Wednesday, May 13, 2009

Running a Hadoop 0.20 Cluster using S3 as input/output

I've been changing a database ETL application into a set of MapReduces up on EC2. I need s3 as my input and output for each MapReduce, and was excited to see that Hadoop had s3 filesystem support built in.

After stumbling through the ec2 scripts in 18.3, and finding a much easier go of it via the Cloudera scripts, I ran into a blocking issue (for me, anyway) with the version of Hadoop (based on 18.3) on the Cloudera AMI -- there were issues writing to S3 as the output.

I then started looking at 0.19.0, where the issue was fixed, but found another issue (again, s3 related, this time reading the input directory). I was able to reproduce this issue on my local box immediately, which saved some time.

This left me with 0.20.0, which claimed to have both issues fixed. I tested 0.20.0 on my local box with a small data set, and it passed. The next step was to build an AMI with Hadoop 0.20.0 on it, deploy that AMI to a reasonable sized cluster, and try to get through an entire run of my 133 million record input set, which was estimated to reduce to a 7.5 million record output set.

I decided to start by using the 0.20.0 src/contrib/ec2 scripts. The learning experience working with the original src/contrib/ec2 files in 18.3, and then working with the Cloudera scripts allowed me to move much faster this time.

In order to build an image using the scripts, you need to specify the following (in addition to the account access variables detailed here).

HADOOP_VERSION -- I set to 0.20.0
S3_BUCKET -- I used my own bucket to store the AMI.
INSTANCE_TYPE -- Amazon small and medium instances are 32 bit, Large and XLarge instances are 64 bit. Specifying INSTANCE_TYPE lets the shell load the correct base OS image.
JAVA_BINARY_URL -- the download link to the version of Java you want to use. Note this varies depending on the architecture (i386 or X86_64). For i386 I used:

Note that I then had to change my JAVA_VERSION to match the minor version specified: i.e. for the link above I had to set JAVA_VERSION to 1.6.0_13.

Now that all variables were configured, I ran
hadoop-ec2 create-image

to create the exact Hadoop image I needed.

With the image created I then used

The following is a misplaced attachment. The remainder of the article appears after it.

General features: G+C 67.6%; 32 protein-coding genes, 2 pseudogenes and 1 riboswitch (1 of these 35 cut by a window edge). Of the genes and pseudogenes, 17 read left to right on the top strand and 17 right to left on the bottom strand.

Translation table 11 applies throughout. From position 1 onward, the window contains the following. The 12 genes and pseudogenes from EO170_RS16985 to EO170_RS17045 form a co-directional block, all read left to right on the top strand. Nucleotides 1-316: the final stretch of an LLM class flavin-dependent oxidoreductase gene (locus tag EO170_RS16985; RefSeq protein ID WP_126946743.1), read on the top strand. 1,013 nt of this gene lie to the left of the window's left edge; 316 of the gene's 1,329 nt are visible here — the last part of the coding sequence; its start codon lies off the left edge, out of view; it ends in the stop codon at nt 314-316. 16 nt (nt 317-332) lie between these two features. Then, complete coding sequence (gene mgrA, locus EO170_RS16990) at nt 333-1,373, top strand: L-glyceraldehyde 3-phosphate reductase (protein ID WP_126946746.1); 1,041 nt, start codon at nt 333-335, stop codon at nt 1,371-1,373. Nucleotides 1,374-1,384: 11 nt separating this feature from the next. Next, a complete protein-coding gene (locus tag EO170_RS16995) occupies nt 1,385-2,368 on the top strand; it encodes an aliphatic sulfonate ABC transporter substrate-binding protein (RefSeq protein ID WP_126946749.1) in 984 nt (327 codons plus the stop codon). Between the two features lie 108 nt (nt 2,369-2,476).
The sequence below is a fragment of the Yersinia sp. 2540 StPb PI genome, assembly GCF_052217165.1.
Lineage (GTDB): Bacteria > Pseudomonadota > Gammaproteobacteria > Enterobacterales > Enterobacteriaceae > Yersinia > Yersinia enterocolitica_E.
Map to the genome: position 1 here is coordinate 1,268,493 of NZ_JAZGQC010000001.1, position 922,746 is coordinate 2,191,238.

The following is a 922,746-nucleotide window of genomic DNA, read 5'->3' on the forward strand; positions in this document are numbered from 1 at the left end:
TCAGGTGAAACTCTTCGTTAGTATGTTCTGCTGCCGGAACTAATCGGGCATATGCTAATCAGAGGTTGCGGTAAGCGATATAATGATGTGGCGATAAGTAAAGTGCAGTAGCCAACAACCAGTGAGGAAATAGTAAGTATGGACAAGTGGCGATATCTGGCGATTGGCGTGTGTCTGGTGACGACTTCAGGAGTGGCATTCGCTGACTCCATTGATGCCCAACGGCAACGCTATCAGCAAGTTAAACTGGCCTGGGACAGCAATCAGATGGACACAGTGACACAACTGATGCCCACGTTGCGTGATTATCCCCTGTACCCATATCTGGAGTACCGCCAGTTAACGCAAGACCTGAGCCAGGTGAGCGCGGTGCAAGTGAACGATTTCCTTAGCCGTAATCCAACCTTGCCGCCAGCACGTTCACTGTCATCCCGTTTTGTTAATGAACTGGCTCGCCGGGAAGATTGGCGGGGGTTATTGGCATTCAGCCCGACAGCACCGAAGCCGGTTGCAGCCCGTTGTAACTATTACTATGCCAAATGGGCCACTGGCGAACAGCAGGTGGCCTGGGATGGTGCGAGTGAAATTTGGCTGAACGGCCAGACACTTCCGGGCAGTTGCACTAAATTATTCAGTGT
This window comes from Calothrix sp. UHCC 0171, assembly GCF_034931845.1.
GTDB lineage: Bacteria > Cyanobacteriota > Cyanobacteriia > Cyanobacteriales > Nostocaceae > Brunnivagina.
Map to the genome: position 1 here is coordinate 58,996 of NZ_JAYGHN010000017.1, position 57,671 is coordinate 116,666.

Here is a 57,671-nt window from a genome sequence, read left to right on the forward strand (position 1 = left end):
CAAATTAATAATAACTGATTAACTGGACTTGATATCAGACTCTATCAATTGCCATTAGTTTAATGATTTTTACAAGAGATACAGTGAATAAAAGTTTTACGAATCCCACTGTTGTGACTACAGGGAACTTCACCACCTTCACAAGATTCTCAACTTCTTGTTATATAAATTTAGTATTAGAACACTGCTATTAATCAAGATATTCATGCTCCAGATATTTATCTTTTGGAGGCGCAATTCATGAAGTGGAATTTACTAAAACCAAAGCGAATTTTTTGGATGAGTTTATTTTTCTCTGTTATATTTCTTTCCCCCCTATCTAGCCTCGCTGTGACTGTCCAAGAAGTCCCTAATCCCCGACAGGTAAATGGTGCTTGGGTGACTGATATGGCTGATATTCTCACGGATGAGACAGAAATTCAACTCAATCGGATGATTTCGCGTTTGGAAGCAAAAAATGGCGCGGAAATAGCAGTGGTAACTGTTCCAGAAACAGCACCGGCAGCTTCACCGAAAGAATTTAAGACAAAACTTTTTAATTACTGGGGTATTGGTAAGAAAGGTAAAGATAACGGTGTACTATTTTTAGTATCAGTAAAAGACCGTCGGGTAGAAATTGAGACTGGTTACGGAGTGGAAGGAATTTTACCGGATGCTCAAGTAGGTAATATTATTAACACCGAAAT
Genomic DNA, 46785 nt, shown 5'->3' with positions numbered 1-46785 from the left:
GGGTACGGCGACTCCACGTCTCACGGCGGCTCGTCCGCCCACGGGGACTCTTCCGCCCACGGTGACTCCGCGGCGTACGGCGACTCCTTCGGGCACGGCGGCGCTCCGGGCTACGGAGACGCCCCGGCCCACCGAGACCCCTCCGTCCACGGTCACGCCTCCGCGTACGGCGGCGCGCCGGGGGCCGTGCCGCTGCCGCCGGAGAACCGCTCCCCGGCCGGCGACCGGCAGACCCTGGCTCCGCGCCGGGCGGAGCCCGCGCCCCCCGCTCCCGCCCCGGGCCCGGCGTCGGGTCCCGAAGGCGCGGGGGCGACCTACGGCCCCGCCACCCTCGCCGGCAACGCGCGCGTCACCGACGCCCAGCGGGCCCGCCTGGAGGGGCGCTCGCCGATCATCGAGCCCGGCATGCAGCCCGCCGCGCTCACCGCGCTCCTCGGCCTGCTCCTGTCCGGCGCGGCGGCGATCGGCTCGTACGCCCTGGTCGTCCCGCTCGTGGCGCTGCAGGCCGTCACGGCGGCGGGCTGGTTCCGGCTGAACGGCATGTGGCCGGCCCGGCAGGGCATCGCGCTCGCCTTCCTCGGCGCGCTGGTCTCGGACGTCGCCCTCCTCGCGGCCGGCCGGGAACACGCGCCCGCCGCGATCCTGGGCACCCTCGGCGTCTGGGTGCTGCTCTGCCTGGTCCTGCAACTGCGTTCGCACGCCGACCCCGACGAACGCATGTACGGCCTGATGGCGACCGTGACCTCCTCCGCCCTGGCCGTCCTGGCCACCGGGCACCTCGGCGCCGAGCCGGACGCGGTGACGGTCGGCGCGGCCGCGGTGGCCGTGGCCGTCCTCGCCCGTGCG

hadoop-ec2 initialize-cluster mycluster 20

to create a 20 node cluster. I logged in, and the first thing I noticed was that JobTracker was not running on the master, and TaskTracker was not running on the slaves. Even though they were specified to start right after the NameNode and DataNode (respectively) in the shell file executed at AMI boot time:

if [ "$IS_MASTER" == "true" ]; then
# Hadoop
# only format on first boot
[ ! -e /mnt/hadoop/dfs ] && "$HADOOP_HOME"/bin/hadoop namenode -format

"$HADOOP_HOME"/bin/ start namenode
"$HADOOP_HOME"/bin/ start jobtracker
# Hadoop

"$HADOOP_HOME"/bin/ start datanode
"$HADOOP_HOME"/bin/ start tasktracker


So I ran the following command to get the (internal) names of the slave nodes (from my laptop):

ec2-describe-instances | grep -w 'infocloud' | grep -ve 'infocloud-cluster.*' | awk '{print $5}

In this line I grep for my security group (infocloud) and then excluded the non AMI lines that contained my cluster name (infocloud-cluster.*), and finally print the fifth element in the list. This gives me a list of (Amazon EC2) internal domain names, like this:


Note that the first node in this list is the root node. I echoed this output into a file that I then pushed up to the master:

hadoop-ec2 push infocloud-cluster nodes.txt

and then wrote some ruby to parse it:

HADOOP_HOME="/usr/local/hadoop-0.20.0""slaves.txt") do | file |
cmd = "ssh #{slave} #{HADOOP_HOME}/bin/ start"
while(slave = file.gets)

slave = slave.chomp
hostname = `hostname`
cmd += " jobtracker"
cmd += " tasktracker"




So I start the job tracker for the master node (where I run the job from), otherwise I start the task tracker. Note I shouldn't have to do this, and I'm still trying to figure out why the original command in the remote startup script didn't work.

Once job tracker and task trackers were started, the cluster was effectively up. I'm going to see if I can get the remote startup script to work as designed, because that final step is hacky.